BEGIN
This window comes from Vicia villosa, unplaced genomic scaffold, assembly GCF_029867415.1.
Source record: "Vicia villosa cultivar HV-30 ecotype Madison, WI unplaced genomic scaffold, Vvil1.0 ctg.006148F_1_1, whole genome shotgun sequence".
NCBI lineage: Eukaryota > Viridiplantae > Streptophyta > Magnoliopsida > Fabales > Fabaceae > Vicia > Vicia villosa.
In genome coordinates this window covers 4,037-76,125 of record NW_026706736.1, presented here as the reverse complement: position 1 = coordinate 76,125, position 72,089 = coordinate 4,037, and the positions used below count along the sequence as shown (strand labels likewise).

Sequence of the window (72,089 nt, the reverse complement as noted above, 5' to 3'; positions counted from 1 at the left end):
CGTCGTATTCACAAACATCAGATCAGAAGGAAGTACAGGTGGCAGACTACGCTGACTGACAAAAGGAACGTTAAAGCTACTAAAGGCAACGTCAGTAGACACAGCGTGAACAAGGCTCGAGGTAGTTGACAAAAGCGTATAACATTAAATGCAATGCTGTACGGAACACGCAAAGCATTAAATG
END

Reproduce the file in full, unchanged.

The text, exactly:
This window comes from Vicia villosa, unplaced genomic scaffold, assembly GCF_029867415.1.
Source record: "Vicia villosa cultivar HV-30 ecotype Madison, WI unplaced genomic scaffold, Vvil1.0 ctg.006148F_1_1, whole genome shotgun sequence".
NCBI lineage: Eukaryota > Viridiplantae > Streptophyta > Magnoliopsida > Fabales > Fabaceae > Vicia > Vicia villosa.
In genome coordinates this window covers 4,037-76,125 of record NW_026706736.1, presented here as the reverse complement: position 1 = coordinate 76,125, position 72,089 = coordinate 4,037, and the positions used below count along the sequence as shown (strand labels likewise).

Sequence of the window (72,089 nt, the reverse complement as noted above, 5' to 3'; positions counted from 1 at the left end):
CGTCGTATTCACAAACATCAGATCAGAAGGAAGTACAGGTGGCAGACTACGCTGACTGACAAAAGGAACGTTAAAGCTACTAAAGGCAACGTCAGTAGACACAGCGTGAACAAGGCTCGAGGTAGTTGACAAAAGCGTATAACATTAAATGCAATGCTGTACGGAACACGCAAAGCATTAAATG